Mandating speed-limiting technology for commercial vehicles remains a hotly contested issue in the trucking industry, with one trade group calling for a 65 mph limit while another insists no such limits should be set at all without similar rules for all motorists.
On the one hand, the American Trucking Associations (ATA) wants the U.S. Department of Transportation (DOT) to move forward with a rule requiring electronic speed limiters for all large trucks and the limits for those devices to be set no higher than 65 mph.
“We waited patiently until the government finally said in January 2011 they would move ahead with a speed limiter mandate, but this commonsense regulation has been mired in bureaucracy for over four years now,” noted Bill Graves, ATA’s president and CEO, in a statement. "It is long past time for the National Highway Traffic Safety Administration (NHTSA) and the Federal Motor Carrier Safety Administration (FMCSA) to move ahead with this rule.”
Yet the Owner-Operator Independent Drivers Association (OOIDA) cautions that mandating a set speed limit for commercial vehicles without a similar imitative for other motorists could actually be problematic.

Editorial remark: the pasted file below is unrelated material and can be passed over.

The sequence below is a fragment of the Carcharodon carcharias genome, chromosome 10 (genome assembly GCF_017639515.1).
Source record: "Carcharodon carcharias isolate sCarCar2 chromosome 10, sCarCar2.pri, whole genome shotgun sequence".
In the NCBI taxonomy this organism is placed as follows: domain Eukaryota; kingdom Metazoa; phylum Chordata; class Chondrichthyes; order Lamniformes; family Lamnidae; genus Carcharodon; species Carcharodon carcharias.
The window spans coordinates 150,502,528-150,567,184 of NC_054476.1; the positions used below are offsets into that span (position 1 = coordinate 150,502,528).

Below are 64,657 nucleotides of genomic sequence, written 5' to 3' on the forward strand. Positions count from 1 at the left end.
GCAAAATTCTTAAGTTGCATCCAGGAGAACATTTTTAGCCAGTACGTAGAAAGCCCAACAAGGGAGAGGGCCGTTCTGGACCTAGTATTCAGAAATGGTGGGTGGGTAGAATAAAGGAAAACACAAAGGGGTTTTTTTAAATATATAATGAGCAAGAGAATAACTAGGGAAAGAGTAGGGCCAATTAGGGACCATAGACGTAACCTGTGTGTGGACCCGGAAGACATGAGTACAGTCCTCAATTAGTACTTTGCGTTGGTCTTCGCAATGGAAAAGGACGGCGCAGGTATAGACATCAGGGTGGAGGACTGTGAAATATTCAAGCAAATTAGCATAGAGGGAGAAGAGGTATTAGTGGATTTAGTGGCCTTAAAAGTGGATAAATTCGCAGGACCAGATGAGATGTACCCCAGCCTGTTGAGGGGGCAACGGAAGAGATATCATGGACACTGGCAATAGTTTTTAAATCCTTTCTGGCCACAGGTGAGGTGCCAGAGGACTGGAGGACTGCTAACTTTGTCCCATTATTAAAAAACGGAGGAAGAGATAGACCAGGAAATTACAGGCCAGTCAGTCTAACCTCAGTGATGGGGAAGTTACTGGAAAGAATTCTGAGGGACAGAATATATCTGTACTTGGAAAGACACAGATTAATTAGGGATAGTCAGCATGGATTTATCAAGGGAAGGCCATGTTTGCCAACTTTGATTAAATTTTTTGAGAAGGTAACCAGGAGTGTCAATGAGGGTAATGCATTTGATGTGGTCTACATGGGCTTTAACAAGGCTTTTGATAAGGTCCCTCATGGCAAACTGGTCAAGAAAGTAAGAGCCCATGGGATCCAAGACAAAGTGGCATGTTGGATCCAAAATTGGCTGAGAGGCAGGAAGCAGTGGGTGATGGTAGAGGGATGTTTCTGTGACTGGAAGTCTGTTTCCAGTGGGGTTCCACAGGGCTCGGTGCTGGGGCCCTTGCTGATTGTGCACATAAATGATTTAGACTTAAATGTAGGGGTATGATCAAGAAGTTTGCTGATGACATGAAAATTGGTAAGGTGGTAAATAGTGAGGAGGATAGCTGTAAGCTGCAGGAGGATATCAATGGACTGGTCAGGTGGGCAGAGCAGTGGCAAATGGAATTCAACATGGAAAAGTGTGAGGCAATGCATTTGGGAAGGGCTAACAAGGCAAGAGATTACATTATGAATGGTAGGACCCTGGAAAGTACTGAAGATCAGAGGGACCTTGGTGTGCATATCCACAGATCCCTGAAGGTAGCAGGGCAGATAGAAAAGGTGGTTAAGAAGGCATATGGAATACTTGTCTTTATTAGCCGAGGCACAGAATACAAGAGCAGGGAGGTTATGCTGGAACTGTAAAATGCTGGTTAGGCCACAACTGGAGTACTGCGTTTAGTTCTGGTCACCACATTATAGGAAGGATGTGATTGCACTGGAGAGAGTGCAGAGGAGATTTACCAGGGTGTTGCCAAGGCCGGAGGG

“Traffic is safest when vehicles travel at the same relative speed,” Norita Taylor, OOIDA’s spokeswoman, told American Trucker magazine, Fleet Owner’s media sibling.
“Speed limited trucks on highways mean rolling road blocks that create congestion and increase the likelihood for collisions,” she added.
That’s one reason why Graves stressed that ATA actually wants to slow all highway traffic down, not just trucks.
“That’s why we back a national speed limit for all vehicles of 65 mph and are disturbed by the recent trend of states raising their speed limits to 70, 75, 80 mph or in some areas even 85 mph,” he emphasized. “Those limits are reckless and are needlessly endangering millions of motorists.”
Nationally, ATA said speed is a cause or factor in nearly 30% of all fatal crashes, with driving too fast for conditions or over the posted speed limit the primary reason for 18% of all fatal crashes where a large truck was deemed at fault.